Primary adenocarcinoma of the bladder is rare, accounting for only 2% or less of malignant bladder tumours.3, 4, 7–9, 13
It may show a variety of histopathological glandular patterns,13–15
but is often mucin secreting, and may present with mucousuria. There are two commonly proposed mechanisms for the development of primary bladder adenocarcinoma. One involves the malignant transformation of metaplastic intestinal-type epithelium associated with a condition known as cystitis glandularis. Such tumours are located most commonly in the vicinity of the trigone. The second mechanism invokes neoplastic transformation of the glandular epithelium lining the intravesical portion of the urachal remnants. Accordingly, this neoplasm is usually found in the dome and anterior wall of the bladder. Either of the two proposed mechanisms may give rise to a villous adenoma similar to that of the colon.3, 4, 7–9
In addition, both non-invasive and invasive adenocarcinomas arising in association with villous adenoma attest to the malignant potential of adenoma. Here, we present morphological evidence that malignant transformation of villous adenoma, an accepted mechanism for the development of adenocarcinoma of the colon, accounts for the histogenesis of some primary adenocarcinomas of the bladder.
In general, the prognosis of such cases, including villous adenoma, is very good. However, it may depend on the presence of peritoneal implants and on the resection margin status.
“Urinary mucous is a common and relatively specific symptom for adenomas of the lower urachus”
Resection alone is effective treatment but care must be exercised to avoid spilling adenoma/carcinoma cells in the peritoneum and to remove the lesion with ample free margins. Our patient showed peritoneal implants. This was probably because the peritoneal surface of the lesions was accidentally discontinued during tumour removal. Stenhouse et al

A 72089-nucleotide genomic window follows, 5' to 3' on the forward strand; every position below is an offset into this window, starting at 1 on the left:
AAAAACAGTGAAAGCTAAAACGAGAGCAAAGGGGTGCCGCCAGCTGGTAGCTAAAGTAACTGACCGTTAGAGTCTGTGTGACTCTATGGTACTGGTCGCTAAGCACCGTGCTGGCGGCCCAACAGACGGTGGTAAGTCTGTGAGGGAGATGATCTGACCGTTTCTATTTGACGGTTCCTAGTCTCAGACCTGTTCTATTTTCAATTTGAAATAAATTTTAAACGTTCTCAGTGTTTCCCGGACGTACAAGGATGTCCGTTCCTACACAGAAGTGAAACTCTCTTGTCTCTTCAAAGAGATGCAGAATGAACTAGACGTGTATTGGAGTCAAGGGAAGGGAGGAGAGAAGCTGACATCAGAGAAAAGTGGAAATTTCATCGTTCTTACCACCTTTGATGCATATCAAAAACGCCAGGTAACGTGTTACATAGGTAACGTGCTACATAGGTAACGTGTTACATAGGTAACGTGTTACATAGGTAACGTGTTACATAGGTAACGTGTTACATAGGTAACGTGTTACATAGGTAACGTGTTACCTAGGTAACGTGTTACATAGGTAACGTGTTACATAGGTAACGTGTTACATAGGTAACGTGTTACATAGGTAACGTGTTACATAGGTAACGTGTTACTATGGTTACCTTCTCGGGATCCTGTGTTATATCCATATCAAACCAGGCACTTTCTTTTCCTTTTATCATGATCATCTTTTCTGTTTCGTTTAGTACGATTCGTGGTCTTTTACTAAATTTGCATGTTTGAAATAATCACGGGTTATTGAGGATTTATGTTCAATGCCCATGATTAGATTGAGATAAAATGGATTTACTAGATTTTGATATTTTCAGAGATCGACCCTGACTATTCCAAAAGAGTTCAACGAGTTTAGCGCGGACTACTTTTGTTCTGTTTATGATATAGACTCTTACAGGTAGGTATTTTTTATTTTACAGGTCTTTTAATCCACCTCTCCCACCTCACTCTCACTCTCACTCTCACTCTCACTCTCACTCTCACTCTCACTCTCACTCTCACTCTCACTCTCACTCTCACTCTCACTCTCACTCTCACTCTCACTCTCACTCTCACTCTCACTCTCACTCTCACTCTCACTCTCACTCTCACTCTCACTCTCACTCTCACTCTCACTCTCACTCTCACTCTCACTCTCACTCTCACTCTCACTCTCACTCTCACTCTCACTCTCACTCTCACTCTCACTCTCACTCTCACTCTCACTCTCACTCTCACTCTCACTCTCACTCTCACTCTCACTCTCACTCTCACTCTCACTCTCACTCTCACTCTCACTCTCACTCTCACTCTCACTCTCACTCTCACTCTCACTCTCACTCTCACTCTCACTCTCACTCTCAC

described a case with pseudomixoma peritonei associated with urachal adenocarcinoma in situ.10
According to these authors the patient’s morbidity and prognosis will probably be determined by the peritoneal implants. These were also seen in the patient reported by DeKorté.16
The patient died with numerous mucinous peritoneal implants three years after presentation. Local recurrence was not reported in the earlier series,3, 7, 12
but was seen in our patient because of incomplete resection of the lesion.
Urinary mucous is a common and relatively specific symptom for adenomas of the lower urachus.7
This symptom was reported in seven of 11 symptomatic patients in whom the adenoma involved the lower portion of the urachus.7
The other reported symptoms, including haematuria, pain, and urinary frequency and mass, are common to many bladder diseases.
Take home messages
- We believe that this is only the third patient with urachal adenocarcinoma with features of early stromal invasion and associated with a villous tumour to be described
- We identified a morphological transition from mucinous epithelium and villous adenoma to invasive adenocarcinoma originating from the urachal remnants in our patient
In conclusion, a morphological transition from mucinous epithelium and villous adenoma to invasive adenocarcinoma originating from the urachal remnants was identified in our patient. To the best of our knowledge, only two previous cases of early stromal invasion associated with a villous tumour in the dome of the bladder have been described.3, 12